• +1 (424) 277-0928
  • Contact

    Let's Keep In Touch!X

    ADDRESSal@intrepidathletics.net
    232 California St.
    El Segundo, CA 90245

    LEAVE A COMMENT



    Sending your message. Please wait...

    Thanks for sending your message! We'll get back to you shortly.

    There was a problem sending your message. Please try again.

    Please complete all the fields in the form before sending.

BLOG

PNF Stretching: What it is and Why it’s Good for You

By admin | In Anatomy & Physiology, Mobility | on April 27, 2012

Happy Birthday Alice!!

For those of you who have attended our Skills Day on Thursdays or had the [mis]fortune to ask Marcus a seemingly innocuous mobility question, you may have experienced his expertise on stretching. You most likely had the pleasure of experiencing a particularly effective hamstring stretch involving a contract and relax cycle. This type of stretch is also called Propioceptive Neuromuscular Facilitation (PNF) stretching.

We’ve mentioned before the goal of stretching a muscle is lengthening it. However, each muscle has an optimum length for maximizing tension. Dan Williams, of Range of Motion, posted a great series of articles (Part 1 and Part 2) about PNF stretching and why it’s effective.  In Part 1, he talks about the difference between the lengthening of a muscle and useful lengthening of a muscle.  For strength building purposes, we’re concerned with getting our muscles to the optimal length at which they can exert maximal tension (ie lift more weight).  A muscle that is too long will have difficulty firing; a muscle too short is already tight and can’t produce much tension.

Dan Williams gives an example of an Athlete A who can just barely get to an overhead position with his arms.  Athlete B is much more flexible and can hold his arms overhead with ease.  Because Athlete A is so tight already, Williams likens him to a Ferrari with it’s hand brake on.  The potential is there, but he’s unable to reach it until he gains enough flexibility.

In Part 2, he goes into detail about how to apply this stretch.  Read more about it here.

 


WOD 04.27.12

Deadlift 1×5 or Wendler

AMRAP 7
2 Muscle Ups
4 Power Cleans
8 V Ups

OR

4 Power Cleans
6 Toes 2 Bar
8 Push Ups

11 Comments to "PNF Stretching: What it is and Why it’s Good for You"

  • Scott says:

    April 27, 2012 at 6:34 AM -

    Happy Birthday Alice!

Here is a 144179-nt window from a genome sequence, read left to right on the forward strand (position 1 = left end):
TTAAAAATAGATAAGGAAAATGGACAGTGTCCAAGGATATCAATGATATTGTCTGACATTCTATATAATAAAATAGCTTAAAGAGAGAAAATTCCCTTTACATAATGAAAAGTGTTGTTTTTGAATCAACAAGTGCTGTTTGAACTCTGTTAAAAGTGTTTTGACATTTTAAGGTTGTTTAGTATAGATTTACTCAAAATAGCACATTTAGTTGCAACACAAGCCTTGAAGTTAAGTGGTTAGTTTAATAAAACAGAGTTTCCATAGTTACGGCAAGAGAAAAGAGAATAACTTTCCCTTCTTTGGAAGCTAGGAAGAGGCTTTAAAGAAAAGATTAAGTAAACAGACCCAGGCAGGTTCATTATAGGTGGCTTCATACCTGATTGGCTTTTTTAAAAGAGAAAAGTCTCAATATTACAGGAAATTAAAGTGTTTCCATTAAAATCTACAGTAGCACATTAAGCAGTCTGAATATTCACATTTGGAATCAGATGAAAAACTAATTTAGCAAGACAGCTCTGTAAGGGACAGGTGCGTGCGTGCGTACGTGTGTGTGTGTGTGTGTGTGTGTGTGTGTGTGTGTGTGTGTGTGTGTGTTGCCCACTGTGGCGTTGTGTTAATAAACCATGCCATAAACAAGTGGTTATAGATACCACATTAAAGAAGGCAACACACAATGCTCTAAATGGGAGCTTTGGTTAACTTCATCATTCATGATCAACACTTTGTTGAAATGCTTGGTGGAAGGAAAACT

• Tami says:

    April 27, 2012 at 6:46 AM -

    Happy Birthday. It’s been good working out w/ you. See you soon in class.

  • Amy says:

    April 27, 2012 at 7:39 AM -

    Happy birthday Alice!!!

  • Tom Ralph says:

    April 27, 2012 at 8:08 AM -

    Happy Birthday Alice.

  • troy says:

    April 27, 2012 at 8:15 AM -

    Happy Birthday!

  • Dad says:

    April 27, 2012 at 8:28 AM -

    I worked with a football coach who was big into PNF stretching and it made a huge difference in my range of motion at that time… A good thing to be reminded about by my favorite daughter!!! Thanks Ruth.

  • Holley says:

    April 27, 2012 at 9:04 AM -

    Happy Birthday Alice!

  • Amanda says:

    April 27, 2012 at 9:14 AM -

    Alice, happy birthday! At CFI, I always look forward to hearing about the latest frisbee tourney, track practice, etc. you’re up to. Talk about training for anything and everything – you’re an inspiration! Keep it up!

  • Mark Miller (M^2) says:

    April 27, 2012 at 9:30 AM -

    Happy birthday Alice – good luck gettin’ ready for another ultimate season!

  • Corrine says:

    April 27, 2012 at 9:45 AM -

    Happy birthday Alice! You inspire me. Your smile is contagious. Have a wonderful day, lady.

  • Anna says:

    April 27, 2012 at 10:37 AM -

    Happy Birthday Alice! I know you made Northrop extend you contract because you love burpees and couldn’t imagine doing them elsewhere. Whatever the reason, glad we’ve gotten to keep you for longer than planned :).

Copyright @ Intrepid Athletics 2009-2016. All rights reserved.